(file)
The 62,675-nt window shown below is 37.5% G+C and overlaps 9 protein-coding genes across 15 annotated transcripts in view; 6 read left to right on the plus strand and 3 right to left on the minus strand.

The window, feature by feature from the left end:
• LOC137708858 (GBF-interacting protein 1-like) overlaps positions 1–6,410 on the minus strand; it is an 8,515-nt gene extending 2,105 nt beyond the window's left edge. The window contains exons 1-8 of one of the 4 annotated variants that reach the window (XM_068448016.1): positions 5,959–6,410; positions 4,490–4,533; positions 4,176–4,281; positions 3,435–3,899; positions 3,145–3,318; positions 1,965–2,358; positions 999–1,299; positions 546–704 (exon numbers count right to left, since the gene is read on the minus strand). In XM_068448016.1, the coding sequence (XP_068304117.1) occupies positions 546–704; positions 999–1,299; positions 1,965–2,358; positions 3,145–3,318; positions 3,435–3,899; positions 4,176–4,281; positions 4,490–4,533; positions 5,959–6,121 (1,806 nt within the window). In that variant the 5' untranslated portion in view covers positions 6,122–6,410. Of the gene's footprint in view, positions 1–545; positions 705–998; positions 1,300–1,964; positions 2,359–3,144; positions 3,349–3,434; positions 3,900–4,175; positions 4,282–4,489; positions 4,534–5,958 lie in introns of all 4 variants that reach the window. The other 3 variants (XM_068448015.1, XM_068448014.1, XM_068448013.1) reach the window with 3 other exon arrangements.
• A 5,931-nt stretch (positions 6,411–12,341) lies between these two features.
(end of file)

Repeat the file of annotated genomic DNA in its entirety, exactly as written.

The 62,675-nt window shown below is 37.5% G+C and overlaps 9 protein-coding genes across 15 annotated transcripts in view; 6 read left to right on the plus strand and 3 right to left on the minus strand.

The window, feature by feature from the left end:
• LOC137708858 (GBF-interacting protein 1-like) overlaps positions 1–6,410 on the minus strand; it is an 8,515-nt gene extending 2,105 nt beyond the window's left edge. The window contains exons 1-8 of one of the 4 annotated variants that reach the window (XM_068448016.1): positions 5,959–6,410; positions 4,490–4,533; positions 4,176–4,281; positions 3,435–3,899; positions 3,145–3,318; positions 1,965–2,358; positions 999–1,299; positions 546–704 (exon numbers count right to left, since the gene is read on the minus strand). In XM_068448016.1, the coding sequence (XP_068304117.1) occupies positions 546–704; positions 999–1,299; positions 1,965–2,358; positions 3,145–3,318; positions 3,435–3,899; positions 4,176–4,281; positions 4,490–4,533; positions 5,959–6,121 (1,806 nt within the window). In that variant the 5' untranslated portion in view covers positions 6,122–6,410. Of the gene's footprint in view, positions 1–545; positions 705–998; positions 1,300–1,964; positions 2,359–3,144; positions 3,349–3,434; positions 3,900–4,175; positions 4,282–4,489; positions 4,534–5,958 lie in introns of all 4 variants that reach the window. The other 3 variants (XM_068448015.1, XM_068448014.1, XM_068448013.1) reach the window with 3 other exon arrangements.
• A 5,931-nt stretch (positions 6,411–12,341) lies between these two features.